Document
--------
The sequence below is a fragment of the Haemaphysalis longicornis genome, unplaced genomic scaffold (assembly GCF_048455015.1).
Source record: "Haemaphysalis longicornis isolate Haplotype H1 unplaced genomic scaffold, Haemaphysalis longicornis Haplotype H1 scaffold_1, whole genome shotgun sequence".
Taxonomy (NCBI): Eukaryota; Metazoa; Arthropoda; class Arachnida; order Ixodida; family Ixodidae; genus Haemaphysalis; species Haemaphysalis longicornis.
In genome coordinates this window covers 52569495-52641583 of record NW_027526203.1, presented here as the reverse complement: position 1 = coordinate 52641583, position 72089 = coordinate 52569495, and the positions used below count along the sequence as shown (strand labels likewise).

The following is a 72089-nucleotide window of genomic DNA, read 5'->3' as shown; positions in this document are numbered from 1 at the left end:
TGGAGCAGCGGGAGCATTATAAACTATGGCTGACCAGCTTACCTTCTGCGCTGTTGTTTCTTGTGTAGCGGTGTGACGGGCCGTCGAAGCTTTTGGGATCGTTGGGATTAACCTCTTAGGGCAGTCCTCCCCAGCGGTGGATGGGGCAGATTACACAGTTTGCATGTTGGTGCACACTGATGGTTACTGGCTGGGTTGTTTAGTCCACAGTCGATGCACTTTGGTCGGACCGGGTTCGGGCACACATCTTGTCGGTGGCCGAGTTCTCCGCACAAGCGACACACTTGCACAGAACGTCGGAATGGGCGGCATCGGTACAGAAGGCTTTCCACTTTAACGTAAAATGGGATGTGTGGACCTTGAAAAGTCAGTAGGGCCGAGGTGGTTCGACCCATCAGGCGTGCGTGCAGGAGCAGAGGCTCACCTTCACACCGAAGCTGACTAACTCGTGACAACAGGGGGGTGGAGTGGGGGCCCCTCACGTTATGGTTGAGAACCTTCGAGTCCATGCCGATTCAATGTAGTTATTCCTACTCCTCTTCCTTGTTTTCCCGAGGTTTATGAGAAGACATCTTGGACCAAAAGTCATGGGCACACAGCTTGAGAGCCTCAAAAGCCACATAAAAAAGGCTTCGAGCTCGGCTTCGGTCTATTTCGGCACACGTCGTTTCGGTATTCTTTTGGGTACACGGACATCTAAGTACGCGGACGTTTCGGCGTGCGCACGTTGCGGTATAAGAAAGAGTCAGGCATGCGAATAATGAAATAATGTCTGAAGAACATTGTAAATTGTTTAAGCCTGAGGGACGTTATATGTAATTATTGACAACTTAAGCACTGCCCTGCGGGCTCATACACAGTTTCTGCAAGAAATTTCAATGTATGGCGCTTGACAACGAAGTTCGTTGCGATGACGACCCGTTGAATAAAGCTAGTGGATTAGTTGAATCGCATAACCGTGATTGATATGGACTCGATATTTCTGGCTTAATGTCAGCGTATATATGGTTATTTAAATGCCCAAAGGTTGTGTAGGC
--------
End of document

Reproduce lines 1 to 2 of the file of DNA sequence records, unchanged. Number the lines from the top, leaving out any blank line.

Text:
The sequence below is a fragment of the Haemaphysalis longicornis genome, unplaced genomic scaffold (assembly GCF_048455015.1).
Source record: "Haemaphysalis longicornis isolate Haplotype H1 unplaced genomic scaffold, Haemaphysalis longicornis Haplotype H1 scaffold_1, whole genome shotgun sequence".